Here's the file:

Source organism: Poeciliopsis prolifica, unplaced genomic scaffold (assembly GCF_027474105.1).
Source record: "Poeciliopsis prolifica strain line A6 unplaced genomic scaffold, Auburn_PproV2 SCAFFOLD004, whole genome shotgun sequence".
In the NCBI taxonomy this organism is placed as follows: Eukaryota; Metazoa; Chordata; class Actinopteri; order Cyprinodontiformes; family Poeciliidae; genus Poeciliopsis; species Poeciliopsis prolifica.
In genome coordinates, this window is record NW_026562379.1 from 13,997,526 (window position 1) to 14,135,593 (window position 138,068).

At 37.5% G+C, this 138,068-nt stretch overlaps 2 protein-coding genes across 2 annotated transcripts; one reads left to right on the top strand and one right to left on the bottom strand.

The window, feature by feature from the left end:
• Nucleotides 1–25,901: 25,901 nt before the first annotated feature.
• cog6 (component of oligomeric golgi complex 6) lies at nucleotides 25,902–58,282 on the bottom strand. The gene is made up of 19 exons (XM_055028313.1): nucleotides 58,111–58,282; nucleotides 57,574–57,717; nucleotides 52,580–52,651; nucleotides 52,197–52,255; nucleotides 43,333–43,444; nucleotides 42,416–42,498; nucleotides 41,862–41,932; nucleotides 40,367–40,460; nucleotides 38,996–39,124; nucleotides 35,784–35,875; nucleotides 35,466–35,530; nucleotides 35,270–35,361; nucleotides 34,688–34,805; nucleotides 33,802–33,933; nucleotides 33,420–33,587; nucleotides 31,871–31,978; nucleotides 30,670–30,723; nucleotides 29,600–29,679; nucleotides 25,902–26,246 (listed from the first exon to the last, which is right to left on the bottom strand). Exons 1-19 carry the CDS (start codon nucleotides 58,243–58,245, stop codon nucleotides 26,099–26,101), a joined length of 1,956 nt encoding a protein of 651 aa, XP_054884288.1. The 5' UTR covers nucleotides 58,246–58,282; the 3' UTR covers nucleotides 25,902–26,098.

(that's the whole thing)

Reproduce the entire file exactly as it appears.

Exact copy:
Source organism: Poeciliopsis prolifica, unplaced genomic scaffold (assembly GCF_027474105.1).
Source record: "Poeciliopsis prolifica strain line A6 unplaced genomic scaffold, Auburn_PproV2 SCAFFOLD004, whole genome shotgun sequence".
In the NCBI taxonomy this organism is placed as follows: Eukaryota; Metazoa; Chordata; class Actinopteri; order Cyprinodontiformes; family Poeciliidae; genus Poeciliopsis; species Poeciliopsis prolifica.
In genome coordinates, this window is record NW_026562379.1 from 13,997,526 (window position 1) to 14,135,593 (window position 138,068).

At 37.5% G+C, this 138,068-nt stretch overlaps 2 protein-coding genes across 2 annotated transcripts; one reads left to right on the top strand and one right to left on the bottom strand.

The window, feature by feature from the left end:
• Nucleotides 1–25,901: 25,901 nt before the first annotated feature.
• cog6 (component of oligomeric golgi complex 6) lies at nucleotides 25,902–58,282 on the bottom strand. The gene is made up of 19 exons (XM_055028313.1): nucleotides 58,111–58,282; nucleotides 57,574–57,717; nucleotides 52,580–52,651; nucleotides 52,197–52,255; nucleotides 43,333–43,444; nucleotides 42,416–42,498; nucleotides 41,862–41,932; nucleotides 40,367–40,460; nucleotides 38,996–39,124; nucleotides 35,784–35,875; nucleotides 35,466–35,530; nucleotides 35,270–35,361; nucleotides 34,688–34,805; nucleotides 33,802–33,933; nucleotides 33,420–33,587; nucleotides 31,871–31,978; nucleotides 30,670–30,723; nucleotides 29,600–29,679; nucleotides 25,902–26,246 (listed from the first exon to the last, which is right to left on the bottom strand). Exons 1-19 carry the CDS (start codon nucleotides 58,243–58,245, stop codon nucleotides 26,099–26,101), a joined length of 1,956 nt encoding a protein of 651 aa, XP_054884288.1. The 5' UTR covers nucleotides 58,246–58,282; the 3' UTR covers nucleotides 25,902–26,098.